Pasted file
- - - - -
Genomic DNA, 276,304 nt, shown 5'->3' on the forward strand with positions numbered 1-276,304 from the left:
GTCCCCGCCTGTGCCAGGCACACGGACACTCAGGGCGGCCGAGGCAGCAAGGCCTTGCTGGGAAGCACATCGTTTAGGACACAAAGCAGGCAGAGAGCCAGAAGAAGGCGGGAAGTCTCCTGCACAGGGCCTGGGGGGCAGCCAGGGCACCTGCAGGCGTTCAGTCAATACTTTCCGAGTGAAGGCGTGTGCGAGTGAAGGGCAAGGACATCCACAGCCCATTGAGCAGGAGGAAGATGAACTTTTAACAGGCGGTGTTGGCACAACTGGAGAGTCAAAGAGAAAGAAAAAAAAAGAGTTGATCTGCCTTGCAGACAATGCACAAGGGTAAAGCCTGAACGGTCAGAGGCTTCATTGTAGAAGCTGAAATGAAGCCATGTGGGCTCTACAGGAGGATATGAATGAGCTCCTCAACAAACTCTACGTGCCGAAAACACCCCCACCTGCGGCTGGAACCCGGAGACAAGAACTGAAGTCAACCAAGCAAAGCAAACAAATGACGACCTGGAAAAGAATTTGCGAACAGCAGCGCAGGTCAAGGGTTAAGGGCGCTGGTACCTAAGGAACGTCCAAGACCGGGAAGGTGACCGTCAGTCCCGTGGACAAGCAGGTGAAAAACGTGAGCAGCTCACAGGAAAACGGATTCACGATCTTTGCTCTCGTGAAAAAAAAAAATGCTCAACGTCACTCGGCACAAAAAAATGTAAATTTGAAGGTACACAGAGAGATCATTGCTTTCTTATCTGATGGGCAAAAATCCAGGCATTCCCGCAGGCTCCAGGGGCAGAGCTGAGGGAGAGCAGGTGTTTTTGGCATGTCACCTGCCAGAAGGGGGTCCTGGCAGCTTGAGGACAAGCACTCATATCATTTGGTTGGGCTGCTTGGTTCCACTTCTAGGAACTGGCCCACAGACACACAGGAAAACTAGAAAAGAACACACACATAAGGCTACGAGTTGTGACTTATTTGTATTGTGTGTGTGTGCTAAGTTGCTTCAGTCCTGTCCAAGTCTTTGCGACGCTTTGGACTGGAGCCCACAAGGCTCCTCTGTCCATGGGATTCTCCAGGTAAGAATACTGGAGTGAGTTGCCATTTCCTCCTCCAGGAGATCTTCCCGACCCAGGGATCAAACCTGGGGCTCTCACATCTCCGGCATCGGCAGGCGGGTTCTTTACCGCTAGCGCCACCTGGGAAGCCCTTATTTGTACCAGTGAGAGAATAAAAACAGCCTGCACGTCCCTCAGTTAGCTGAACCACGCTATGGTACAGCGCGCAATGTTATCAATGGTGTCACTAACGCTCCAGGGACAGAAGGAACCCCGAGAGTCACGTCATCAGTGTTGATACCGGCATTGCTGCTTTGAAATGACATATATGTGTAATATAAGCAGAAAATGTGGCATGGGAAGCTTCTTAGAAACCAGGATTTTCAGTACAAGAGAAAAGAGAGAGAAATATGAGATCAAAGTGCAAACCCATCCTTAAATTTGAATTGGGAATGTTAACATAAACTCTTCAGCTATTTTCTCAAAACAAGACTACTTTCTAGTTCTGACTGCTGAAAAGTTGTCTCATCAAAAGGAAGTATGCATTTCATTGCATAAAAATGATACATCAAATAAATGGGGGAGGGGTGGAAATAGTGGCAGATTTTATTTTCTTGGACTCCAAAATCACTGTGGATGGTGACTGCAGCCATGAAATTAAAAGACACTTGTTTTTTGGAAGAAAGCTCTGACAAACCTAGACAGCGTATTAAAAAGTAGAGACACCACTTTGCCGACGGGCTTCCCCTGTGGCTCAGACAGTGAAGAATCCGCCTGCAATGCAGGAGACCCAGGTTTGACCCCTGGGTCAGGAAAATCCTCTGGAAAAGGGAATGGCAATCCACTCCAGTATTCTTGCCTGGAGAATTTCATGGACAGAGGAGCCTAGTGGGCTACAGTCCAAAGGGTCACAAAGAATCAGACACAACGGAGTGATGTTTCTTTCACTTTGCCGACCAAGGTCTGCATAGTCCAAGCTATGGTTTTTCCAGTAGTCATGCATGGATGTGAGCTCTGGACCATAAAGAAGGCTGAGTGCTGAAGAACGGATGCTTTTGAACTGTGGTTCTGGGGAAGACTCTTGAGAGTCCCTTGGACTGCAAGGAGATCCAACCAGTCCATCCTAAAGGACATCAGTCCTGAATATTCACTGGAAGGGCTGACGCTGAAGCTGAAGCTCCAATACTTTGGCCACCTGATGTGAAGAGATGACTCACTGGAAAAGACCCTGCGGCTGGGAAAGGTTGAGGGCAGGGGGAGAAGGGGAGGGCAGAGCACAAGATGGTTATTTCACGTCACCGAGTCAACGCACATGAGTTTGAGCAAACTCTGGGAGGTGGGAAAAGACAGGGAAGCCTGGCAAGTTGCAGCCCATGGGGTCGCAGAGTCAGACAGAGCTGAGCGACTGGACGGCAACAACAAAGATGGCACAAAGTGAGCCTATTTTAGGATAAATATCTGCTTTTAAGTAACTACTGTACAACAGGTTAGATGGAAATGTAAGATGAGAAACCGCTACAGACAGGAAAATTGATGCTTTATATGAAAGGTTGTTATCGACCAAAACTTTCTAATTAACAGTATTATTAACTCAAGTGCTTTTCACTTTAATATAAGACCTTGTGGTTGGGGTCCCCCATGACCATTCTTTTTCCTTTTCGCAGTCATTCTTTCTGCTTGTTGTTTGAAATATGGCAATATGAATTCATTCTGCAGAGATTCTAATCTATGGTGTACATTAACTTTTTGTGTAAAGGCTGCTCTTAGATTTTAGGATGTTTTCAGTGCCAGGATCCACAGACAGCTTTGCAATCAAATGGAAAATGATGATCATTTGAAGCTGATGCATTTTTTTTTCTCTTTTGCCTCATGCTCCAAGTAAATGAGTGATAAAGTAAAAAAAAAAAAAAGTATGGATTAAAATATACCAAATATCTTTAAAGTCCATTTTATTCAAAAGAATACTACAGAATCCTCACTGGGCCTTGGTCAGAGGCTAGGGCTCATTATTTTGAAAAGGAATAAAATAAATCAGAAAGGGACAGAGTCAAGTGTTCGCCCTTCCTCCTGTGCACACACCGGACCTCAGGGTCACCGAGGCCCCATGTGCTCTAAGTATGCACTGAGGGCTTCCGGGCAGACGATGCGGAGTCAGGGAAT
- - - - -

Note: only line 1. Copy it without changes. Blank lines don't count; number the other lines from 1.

Genomic DNA, 276,304 nt, shown 5'->3' on the forward strand with positions numbered 1-276,304 from the left: